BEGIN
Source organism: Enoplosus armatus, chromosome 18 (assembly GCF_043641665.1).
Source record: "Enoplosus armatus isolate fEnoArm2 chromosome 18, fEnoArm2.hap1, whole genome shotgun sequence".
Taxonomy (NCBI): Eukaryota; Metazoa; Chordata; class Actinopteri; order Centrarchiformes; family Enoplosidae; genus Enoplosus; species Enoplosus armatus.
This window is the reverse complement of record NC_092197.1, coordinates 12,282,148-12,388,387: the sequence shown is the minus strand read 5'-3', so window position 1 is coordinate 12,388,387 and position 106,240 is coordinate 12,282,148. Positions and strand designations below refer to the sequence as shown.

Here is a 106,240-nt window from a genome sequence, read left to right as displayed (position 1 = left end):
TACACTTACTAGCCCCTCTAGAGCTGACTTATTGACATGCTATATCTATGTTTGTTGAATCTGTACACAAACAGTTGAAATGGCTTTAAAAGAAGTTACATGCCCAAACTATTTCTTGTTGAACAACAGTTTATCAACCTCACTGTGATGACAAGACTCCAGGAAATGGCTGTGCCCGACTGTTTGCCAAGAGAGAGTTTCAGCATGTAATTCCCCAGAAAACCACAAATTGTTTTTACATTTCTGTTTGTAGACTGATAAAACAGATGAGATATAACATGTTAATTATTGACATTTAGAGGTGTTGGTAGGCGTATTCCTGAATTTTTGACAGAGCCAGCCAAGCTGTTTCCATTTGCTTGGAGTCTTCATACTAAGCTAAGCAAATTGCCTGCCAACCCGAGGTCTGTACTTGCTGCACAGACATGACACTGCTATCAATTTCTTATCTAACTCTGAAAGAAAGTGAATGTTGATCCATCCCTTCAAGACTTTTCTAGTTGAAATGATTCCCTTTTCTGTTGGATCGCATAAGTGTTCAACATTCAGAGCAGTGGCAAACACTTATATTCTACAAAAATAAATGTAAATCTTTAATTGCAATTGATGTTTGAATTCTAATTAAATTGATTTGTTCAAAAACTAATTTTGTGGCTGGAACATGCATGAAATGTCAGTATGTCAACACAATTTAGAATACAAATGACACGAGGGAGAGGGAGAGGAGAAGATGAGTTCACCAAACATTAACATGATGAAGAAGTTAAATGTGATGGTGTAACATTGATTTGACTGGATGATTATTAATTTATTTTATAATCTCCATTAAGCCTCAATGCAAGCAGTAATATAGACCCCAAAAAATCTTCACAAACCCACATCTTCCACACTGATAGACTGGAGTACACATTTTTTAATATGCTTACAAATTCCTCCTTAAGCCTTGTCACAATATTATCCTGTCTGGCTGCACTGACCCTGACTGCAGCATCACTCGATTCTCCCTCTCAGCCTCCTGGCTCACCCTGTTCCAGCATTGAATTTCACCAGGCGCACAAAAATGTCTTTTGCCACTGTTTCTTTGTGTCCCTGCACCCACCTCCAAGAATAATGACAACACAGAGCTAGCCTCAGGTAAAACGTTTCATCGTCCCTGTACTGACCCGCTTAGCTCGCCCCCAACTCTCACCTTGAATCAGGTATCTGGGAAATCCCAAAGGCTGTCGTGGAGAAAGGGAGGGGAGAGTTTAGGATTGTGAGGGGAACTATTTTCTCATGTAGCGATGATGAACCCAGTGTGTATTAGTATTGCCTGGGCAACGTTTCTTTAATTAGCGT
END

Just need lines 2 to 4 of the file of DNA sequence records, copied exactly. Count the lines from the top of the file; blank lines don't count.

Source record: "Enoplosus armatus isolate fEnoArm2 chromosome 18, fEnoArm2.hap1, whole genome shotgun sequence".
Taxonomy (NCBI): Eukaryota; Metazoa; Chordata; class Actinopteri; order Centrarchiformes; family Enoplosidae; genus Enoplosus; species Enoplosus armatus.
This window is the reverse complement of record NC_092197.1, coordinates 12,282,148-12,388,387: the sequence shown is the minus strand read 5'-3', so window position 1 is coordinate 12,388,387 and position 106,240 is coordinate 12,282,148. Positions and strand designations below refer to the sequence as shown.